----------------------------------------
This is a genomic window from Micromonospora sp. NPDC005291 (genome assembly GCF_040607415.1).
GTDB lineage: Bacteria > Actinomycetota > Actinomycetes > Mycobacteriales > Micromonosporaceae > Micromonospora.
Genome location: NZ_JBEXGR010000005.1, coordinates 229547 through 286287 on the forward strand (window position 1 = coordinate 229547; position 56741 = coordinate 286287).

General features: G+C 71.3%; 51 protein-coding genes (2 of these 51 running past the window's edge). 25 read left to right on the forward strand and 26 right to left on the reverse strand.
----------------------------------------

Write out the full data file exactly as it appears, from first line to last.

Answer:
This is a genomic window from Micromonospora sp. NPDC005291 (genome assembly GCF_040607415.1).
GTDB lineage: Bacteria > Actinomycetota > Actinomycetes > Mycobacteriales > Micromonosporaceae > Micromonospora.
Genome location: NZ_JBEXGR010000005.1, coordinates 229547 through 286287 on the forward strand (window position 1 = coordinate 229547; position 56741 = coordinate 286287).

General features: G+C 71.3%; 51 protein-coding genes (2 of these 51 running past the window's edge). 25 read left to right on the forward strand and 26 right to left on the reverse strand.